J.P
Reply With Quote
  #14  
Old 06-11-2007, 12:22 AM
Serf
 
Join Date: Nov 2006
Location: Holland
Posts: 9
Default Re: Weatherproof stucco?

Hi Uno,

Thanks for the reply (and I thought I could ask all the dumb questions of the world on THIS forum without you watching here as well )

Waterrepellant: I really don't know why the manufactures call it waterrepellant instead of waterproof. Sounds like they don't like to guarantee that the stucco really is waterproof. Anyway, it made me suspicious. Hence the thought of using waterproof paint.

Is the steelfree cover of a concrete bridge not much more than the 3/4" I will use for my stucco layer? Ok, ok I got the message .. I will use a mesh. Thanks again.

Rick
Reply With Quote
  #15  
Old 06-11-2007, 08:37 AM
Unofornaio's Avatar
Journeyman
 
Join Date: Jun 2007
Location: Central, California
Posts: 323
Default Re: Weatherproof stucco?

Hey Rick,

I honestly did not know who you were when I replied. Did I pi$$ you off at the other forum? I'm famous for that, its one of the drawbacks of being Sicilian and Calabrese. There are NO DUMB questions in this world only dumb people who ask them..( just kidding ) seriously don't sweat it, from the time I was a kid the most common thing I remember coming from adults mouths was "boy you ask a lot of questions"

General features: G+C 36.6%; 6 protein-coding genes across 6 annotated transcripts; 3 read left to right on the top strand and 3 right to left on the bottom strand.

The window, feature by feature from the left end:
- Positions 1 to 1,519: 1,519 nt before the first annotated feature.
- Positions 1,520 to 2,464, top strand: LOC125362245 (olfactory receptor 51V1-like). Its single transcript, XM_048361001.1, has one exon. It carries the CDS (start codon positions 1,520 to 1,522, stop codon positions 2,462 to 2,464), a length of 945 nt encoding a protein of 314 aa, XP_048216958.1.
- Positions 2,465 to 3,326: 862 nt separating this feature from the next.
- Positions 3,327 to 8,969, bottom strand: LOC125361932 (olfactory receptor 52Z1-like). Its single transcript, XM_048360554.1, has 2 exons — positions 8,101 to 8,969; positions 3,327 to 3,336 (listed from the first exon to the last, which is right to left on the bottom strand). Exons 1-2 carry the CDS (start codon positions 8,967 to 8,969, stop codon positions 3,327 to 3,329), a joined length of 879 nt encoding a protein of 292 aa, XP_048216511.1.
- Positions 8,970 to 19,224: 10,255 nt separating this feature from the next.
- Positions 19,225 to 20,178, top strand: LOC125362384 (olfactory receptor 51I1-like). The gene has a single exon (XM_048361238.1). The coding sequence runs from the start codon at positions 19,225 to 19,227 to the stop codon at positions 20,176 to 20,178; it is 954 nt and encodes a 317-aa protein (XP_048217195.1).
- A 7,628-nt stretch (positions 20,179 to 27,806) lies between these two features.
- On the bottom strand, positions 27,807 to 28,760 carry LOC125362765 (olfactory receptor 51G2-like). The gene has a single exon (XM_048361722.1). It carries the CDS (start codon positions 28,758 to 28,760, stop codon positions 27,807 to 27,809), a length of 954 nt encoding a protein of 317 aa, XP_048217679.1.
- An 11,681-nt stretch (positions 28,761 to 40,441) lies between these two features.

I read in an earlier part of this thread..(Im still learning the post system here)..
someone mentioned an Omega product in a bucket for the stucco. This is an excellent product but again for a traditionalist like me its not really necessary for the oven if the stucco is done right. Their "Diamond Wall" one coat stucco is also a very impressive product, its what I had in mind in the other post. But this would be used for a decorative finish to the structure once its all done.

You would be surprised how much steel is in a bridge or overpass structure.. sometimes (here in CA especially) its like the concrete is just there to cover the steel..but not as close a 3/4" to the surface no.

here is what Id do put a standard 3 coat stucco scratch, brown, finish and for the finish use a color coat in the color you would paint it..it will be done and you will never have to paint it again..

Last edited by Unofornaio; 06-11-2007 at 10:01 AM. Reason: why do you care??
Reply With Quote
  #16  
Old 06-11-2007, 09:24 PM
Bacterium's Avatar
Master Builder
 
Join Date: Apr 2007
Location: Adelaide - South Oz
Posts: 560
Default Re: Weatherproof stucco?